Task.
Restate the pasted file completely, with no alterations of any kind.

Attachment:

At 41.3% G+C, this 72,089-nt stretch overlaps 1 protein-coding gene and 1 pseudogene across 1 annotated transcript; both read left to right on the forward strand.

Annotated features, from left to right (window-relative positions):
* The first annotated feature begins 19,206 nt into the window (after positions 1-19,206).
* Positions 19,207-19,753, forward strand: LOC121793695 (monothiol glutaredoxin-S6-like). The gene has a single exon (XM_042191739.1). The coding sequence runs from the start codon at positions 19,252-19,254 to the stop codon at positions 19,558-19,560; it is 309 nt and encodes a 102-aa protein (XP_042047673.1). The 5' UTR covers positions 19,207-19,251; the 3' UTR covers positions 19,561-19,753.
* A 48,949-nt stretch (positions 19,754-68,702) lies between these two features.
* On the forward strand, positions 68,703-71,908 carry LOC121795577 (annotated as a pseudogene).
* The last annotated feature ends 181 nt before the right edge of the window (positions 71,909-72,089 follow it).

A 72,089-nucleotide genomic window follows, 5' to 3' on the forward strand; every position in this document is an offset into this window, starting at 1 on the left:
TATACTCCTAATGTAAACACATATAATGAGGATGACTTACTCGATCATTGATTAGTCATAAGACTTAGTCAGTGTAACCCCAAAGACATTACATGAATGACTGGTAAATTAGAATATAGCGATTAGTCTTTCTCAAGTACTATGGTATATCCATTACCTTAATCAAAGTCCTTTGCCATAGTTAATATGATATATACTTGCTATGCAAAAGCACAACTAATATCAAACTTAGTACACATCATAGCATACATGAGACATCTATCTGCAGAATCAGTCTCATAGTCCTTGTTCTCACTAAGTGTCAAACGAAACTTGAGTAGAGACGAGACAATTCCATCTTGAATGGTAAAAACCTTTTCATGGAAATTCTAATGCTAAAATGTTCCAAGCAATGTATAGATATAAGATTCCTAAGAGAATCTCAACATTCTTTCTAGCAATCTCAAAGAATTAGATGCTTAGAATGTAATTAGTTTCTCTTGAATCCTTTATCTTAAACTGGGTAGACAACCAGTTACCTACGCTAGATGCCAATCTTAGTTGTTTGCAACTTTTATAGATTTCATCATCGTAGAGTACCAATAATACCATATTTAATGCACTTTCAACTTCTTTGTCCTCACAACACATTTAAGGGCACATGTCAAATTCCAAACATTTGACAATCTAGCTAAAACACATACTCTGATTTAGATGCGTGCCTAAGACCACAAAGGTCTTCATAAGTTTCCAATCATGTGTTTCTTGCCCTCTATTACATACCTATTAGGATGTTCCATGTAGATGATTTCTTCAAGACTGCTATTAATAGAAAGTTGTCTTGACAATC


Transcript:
At 41.3% G+C, this 72,089-nt stretch overlaps 1 protein-coding gene and 1 pseudogene across 1 annotated transcript; both read left to right on the forward strand.

Annotated features, from left to right (window-relative positions):
* The first annotated feature begins 19,206 nt into the window (after positions 1-19,206).
* Positions 19,207-19,753, forward strand: LOC121793695 (monothiol glutaredoxin-S6-like). The gene has a single exon (XM_042191739.1). The coding sequence runs from the start codon at positions 19,252-19,254 to the stop codon at positions 19,558-19,560; it is 309 nt and encodes a 102-aa protein (XP_042047673.1). The 5' UTR covers positions 19,207-19,251; the 3' UTR covers positions 19,561-19,753.
* A 48,949-nt stretch (positions 19,754-68,702) lies between these two features.
* On the forward strand, positions 68,703-71,908 carry LOC121795577 (annotated as a pseudogene).
* The last annotated feature ends 181 nt before the right edge of the window (positions 71,909-72,089 follow it).

A 72,089-nucleotide genomic window follows, 5' to 3' on the forward strand; every position in this document is an offset into this window, starting at 1 on the left:
TATACTCCTAATGTAAACACATATAATGAGGATGACTTACTCGATCATTGATTAGTCATAAGACTTAGTCAGTGTAACCCCAAAGACATTACATGAATGACTGGTAAATTAGAATATAGCGATTAGTCTTTCTCAAGTACTATGGTATATCCATTACCTTAATCAAAGTCCTTTGCCATAGTTAATATGATATATACTTGCTATGCAAAAGCACAACTAATATCAAACTTAGTACACATCATAGCATACATGAGACATCTATCTGCAGAATCAGTCTCATAGTCCTTGTTCTCACTAAGTGTCAAACGAAACTTGAGTAGAGACGAGACAATTCCATCTTGAATGGTAAAAACCTTTTCATGGAAATTCTAATGCTAAAATGTTCCAAGCAATGTATAGATATAAGATTCCTAAGAGAATCTCAACATTCTTTCTAGCAATCTCAAAGAATTAGATGCTTAGAATGTAATTAGTTTCTCTTGAATCCTTTATCTTAAACTGGGTAGACAACCAGTTACCTACGCTAGATGCCAATCTTAGTTGTTTGCAACTTTTATAGATTTCATCATCGTAGAGTACCAATAATACCATATTTAATGCACTTTCAACTTCTTTGTCCTCACAACACATTTAAGGGCACATGTCAAATTCCAAACATTTGACAATCTAGCTAAAACACATACTCTGATTTAGATGCGTGCCTAAGACCACAAAGGTCTTCATAAGTTTCCAATCATGTGTTTCTTGCCCTCTATTACATACCTATTAGGATGTTCCATGTAGATGATTTCTTCAAGACTGCTATTAATAGAAAGTTGTCTTGACAATC